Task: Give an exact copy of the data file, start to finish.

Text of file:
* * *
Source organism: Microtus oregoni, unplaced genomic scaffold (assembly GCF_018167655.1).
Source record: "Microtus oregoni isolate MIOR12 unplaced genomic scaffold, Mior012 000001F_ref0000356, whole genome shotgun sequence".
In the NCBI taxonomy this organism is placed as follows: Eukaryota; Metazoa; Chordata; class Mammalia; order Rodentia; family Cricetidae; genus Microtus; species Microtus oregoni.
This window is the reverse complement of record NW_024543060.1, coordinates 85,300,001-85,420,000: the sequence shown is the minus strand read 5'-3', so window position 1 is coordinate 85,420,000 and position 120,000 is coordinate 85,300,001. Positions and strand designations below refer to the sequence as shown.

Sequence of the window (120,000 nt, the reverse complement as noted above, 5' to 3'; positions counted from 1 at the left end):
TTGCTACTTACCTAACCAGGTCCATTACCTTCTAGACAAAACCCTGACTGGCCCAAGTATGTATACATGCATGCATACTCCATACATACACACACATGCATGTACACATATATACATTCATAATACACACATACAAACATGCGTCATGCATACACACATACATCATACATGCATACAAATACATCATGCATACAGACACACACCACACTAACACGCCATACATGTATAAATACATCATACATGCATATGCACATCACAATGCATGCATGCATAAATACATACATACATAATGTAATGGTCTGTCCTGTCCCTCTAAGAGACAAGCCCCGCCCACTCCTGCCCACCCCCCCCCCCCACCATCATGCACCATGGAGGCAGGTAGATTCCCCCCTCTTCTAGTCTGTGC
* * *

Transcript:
Source organism: Microtus oregoni, unplaced genomic scaffold (assembly GCF_018167655.1).
Source record: "Microtus oregoni isolate MIOR12 unplaced genomic scaffold, Mior012 000001F_ref0000356, whole genome shotgun sequence".
In the NCBI taxonomy this organism is placed as follows: Eukaryota; Metazoa; Chordata; class Mammalia; order Rodentia; family Cricetidae; genus Microtus; species Microtus oregoni.
This window is the reverse complement of record NW_024543060.1, coordinates 85,300,001-85,420,000: the sequence shown is the minus strand read 5'-3', so window position 1 is coordinate 85,420,000 and position 120,000 is coordinate 85,300,001. Positions and strand designations below refer to the sequence as shown.

Sequence of the window (120,000 nt, the reverse complement as noted above, 5' to 3'; positions counted from 1 at the left end):
TTGCTACTTACCTAACCAGGTCCATTACCTTCTAGACAAAACCCTGACTGGCCCAAGTATGTATACATGCATGCATACTCCATACATACACACACATGCATGTACACATATATACATTCATAATACACACATACAAACATGCGTCATGCATACACACATACATCATACATGCATACAAATACATCATGCATACAGACACACACCACACTAACACGCCATACATGTATAAATACATCATACATGCATATGCACATCACAATGCATGCATGCATAAATACATACATACATAATGTAATGGTCTGTCCTGTCCCTCTAAGAGACAAGCCCCGCCCACTCCTGCCCACCCCCCCCCCCCACCATCATGCACCATGGAGGCAGGTAGATTCCCCCCTCTTCTAGTCTGTGC